We daily enhance the self through cosmetics, jewelry, social standing, or material status to look appealing, and be appreciated in the eyes of others. We strive to secure our self worth in another's eyes based on our looks, and status in society, easily mistaking it for love. Hardly ever does it dawn upon us that this effort is nothing more than a desperate attempt to secure our social connections associated to our Drive and Affiliation Inclination, and has nothing to do with love.

Since we place our hopes on the shifting likes and dislikes of someone else, and rely upon the beauty of a body that is rotting, shame of rejection; and pain of abandonment begin following us like vultures do carcus. Soon follow instances of rejection, whether real or imagined, they are perceived as a threat to loss of social connections. Since the reaction to this emotion is based in the sympathetic nervous system, we take it as threat to our very survival and react accordingly with anger, anxiety, and/or depression.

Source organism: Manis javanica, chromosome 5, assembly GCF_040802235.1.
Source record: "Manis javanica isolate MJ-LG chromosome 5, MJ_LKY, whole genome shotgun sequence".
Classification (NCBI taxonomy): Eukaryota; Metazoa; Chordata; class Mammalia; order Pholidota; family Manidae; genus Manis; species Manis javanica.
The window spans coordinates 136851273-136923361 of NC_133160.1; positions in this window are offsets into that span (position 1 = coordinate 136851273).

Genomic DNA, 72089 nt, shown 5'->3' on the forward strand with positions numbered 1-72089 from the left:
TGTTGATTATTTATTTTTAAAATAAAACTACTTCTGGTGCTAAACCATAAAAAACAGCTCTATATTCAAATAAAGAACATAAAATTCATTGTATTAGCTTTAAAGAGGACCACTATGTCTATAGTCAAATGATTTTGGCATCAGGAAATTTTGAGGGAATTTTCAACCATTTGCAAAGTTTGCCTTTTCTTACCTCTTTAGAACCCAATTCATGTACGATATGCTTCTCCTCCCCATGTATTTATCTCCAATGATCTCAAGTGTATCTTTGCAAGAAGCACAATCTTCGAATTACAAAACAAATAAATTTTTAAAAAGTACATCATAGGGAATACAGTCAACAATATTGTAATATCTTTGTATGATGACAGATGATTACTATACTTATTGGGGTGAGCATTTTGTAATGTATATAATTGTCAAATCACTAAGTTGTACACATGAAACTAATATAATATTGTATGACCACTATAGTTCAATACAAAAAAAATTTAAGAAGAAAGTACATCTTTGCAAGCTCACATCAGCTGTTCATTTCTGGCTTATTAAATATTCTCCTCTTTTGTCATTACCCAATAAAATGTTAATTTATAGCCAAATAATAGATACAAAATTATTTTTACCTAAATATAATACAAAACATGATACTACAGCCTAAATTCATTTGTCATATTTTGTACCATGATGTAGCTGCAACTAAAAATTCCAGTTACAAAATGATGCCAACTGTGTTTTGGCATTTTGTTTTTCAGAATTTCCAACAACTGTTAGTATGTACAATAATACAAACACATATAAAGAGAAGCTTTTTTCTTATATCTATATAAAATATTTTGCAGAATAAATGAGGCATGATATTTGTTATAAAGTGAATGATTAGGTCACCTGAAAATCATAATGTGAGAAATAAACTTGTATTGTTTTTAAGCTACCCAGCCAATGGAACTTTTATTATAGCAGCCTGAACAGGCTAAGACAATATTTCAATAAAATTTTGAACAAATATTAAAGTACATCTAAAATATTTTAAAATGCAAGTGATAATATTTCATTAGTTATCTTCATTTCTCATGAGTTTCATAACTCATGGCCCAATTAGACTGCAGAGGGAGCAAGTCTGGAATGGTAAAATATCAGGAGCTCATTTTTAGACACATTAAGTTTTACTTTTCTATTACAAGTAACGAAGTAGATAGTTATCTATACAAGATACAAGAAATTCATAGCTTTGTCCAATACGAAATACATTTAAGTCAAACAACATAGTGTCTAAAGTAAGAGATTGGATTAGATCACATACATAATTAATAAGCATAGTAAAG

Since there will always be someone better looking and more successful, frustrated desires will eventually lead to feelings of envy, jealousy, and hatred for others. Attention is focused on one object but the thought may wonder. This is when the attention is brought back onto the object of concentration by effort.

But what is wrong with this type of concentration? I have a nice career, make lot's of money, and have plans to grow my business to another level. Why would I want to cultivate my concentration, the process of which could be uncomfortable and even painful?

The power of concentration is not developed for attainment of material success, nor to surround yourself with people who can be impressed by such. It is We must not remain content, however, with the lower forms of concentration. These may bring us physical health, prosperity or success, because concentration always gives power; but even though we acquire more wealth, greater honor or increased bodily strength, we shall find that one part of our being still remains unsatisfied in spite of all our worldly acquisitions. Never will it be content until we awaken and begin to work for our higher development.